Bears

Moon: Phillips implies agreement will be reached

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Moon: Phillips implies agreement will be reached

Friday, March 11, 2011
Posted: 12:18 p.m.

By John Mullin
CSNChicago.com

The precarious state of negotiations between NFL players and owners continued teetering through Friday but a tiny choice of words by Bears President Ted Phillips on Friday reinforced the impression that the labor situation will be resolved, later if not sooner.

The Bears are not cutting staff or salaries in anticipation of a lockout or other actions that could imperil offseason programs if not 2011 regular-season games at some point.

Our job on a team level is to continue to do everything in our power to be ready when an agreement is reached to bring another championship back to Chicago, Phillips said, and thats what were focused on.

The operative words from Phillips: when an agreement is reached.

Not if. No qualifiers.

Neither Phillips nor Bears Vice Chairman George McCaskey volunteered thoughts on how a resolution of the complex financial issues may ultimately be resolved. And neither questioned the commitment to reaching an agreement by both sides, as some rhetoric began to suggest Thursday.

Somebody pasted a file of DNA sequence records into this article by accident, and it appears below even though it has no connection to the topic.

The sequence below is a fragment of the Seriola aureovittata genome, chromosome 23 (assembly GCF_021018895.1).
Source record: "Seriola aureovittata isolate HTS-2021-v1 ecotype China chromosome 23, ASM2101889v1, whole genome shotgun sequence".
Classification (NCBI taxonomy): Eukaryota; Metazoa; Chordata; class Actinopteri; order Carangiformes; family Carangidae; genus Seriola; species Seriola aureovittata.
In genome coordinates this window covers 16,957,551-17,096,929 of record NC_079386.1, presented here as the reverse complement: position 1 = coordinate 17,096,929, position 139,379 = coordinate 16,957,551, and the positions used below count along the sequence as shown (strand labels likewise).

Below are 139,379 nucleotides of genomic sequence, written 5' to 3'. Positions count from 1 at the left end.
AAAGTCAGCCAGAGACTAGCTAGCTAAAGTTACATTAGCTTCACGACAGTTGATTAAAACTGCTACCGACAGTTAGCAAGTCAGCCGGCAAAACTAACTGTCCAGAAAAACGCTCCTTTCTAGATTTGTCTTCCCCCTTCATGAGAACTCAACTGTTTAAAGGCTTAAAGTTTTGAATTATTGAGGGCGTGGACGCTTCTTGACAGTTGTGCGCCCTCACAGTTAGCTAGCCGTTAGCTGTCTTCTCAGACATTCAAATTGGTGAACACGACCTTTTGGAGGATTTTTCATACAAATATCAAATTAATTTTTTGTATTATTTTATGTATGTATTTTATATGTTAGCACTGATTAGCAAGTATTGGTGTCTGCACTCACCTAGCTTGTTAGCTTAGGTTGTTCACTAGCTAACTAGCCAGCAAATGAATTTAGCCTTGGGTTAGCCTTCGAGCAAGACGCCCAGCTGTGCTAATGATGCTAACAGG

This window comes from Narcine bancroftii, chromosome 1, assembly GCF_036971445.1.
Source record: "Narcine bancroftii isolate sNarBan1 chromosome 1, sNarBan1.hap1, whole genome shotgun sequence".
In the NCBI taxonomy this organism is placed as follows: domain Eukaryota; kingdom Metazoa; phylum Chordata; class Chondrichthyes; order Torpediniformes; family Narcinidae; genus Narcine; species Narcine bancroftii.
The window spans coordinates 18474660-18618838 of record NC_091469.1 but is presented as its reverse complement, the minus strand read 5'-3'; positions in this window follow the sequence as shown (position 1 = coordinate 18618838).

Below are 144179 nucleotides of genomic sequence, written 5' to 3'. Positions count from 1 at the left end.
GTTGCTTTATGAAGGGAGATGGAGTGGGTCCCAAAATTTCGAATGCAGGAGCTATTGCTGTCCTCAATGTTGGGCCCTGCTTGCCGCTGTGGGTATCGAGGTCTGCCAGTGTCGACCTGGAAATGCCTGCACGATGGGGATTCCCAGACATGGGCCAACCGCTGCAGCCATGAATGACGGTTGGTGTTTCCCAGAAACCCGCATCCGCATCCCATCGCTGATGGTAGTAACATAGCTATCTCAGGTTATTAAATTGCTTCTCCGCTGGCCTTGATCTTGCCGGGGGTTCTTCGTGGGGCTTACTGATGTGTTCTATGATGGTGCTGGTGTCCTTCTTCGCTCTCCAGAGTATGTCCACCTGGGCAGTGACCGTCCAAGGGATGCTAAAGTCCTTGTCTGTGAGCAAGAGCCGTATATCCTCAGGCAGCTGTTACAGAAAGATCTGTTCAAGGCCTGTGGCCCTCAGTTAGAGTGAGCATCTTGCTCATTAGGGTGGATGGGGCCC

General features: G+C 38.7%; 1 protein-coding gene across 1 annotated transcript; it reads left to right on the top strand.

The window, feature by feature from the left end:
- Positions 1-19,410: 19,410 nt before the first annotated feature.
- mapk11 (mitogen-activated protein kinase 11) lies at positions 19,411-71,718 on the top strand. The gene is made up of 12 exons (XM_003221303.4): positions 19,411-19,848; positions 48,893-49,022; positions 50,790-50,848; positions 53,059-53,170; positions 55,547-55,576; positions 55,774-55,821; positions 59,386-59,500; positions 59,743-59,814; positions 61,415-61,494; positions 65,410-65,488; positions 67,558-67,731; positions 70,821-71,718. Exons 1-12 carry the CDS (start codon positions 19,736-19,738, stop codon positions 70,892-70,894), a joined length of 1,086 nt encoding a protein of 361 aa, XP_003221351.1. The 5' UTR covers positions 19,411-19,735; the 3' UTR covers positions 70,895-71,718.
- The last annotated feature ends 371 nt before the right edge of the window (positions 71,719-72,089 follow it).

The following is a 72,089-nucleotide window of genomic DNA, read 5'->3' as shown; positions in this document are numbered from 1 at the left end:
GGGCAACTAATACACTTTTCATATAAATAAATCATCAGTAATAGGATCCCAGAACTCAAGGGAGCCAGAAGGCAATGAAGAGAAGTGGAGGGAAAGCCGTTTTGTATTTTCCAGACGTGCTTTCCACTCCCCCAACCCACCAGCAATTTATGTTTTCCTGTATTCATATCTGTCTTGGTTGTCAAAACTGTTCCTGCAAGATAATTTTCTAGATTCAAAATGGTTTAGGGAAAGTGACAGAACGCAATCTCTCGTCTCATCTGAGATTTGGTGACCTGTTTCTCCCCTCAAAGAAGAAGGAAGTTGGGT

I do know that the league and the union are meeting with the mediator again today, Phillips said during show of support by Bears players and the organization and others for legislation dealing with concussions in Illinois sports. So until were told otherwise, we all remain hopeful that the game will continue.

Its the best game in the world and everyones working hard at trying to get an agreement.

John "Moon" Mullin is CSNChicago.com's Bears Insider, and appears regularly on Bears Postgame Live and Chicago Tribune Live. Follow Moon on Twitter for up-to-the-minute Bears information.

There’s no easy fix for the Bears’ running woes, but does it matter?

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USA Today Sports Images

There’s no easy fix for the Bears’ running woes, but does it matter?

Here are two valid statements about the 2018 Bears:

1. They’ve never been better at scoring points, averaging 29.9 per game — the franchise’s highest in the Super Bowl era. 

2. Their running backs haven’t ran the ball with much, if any consistency.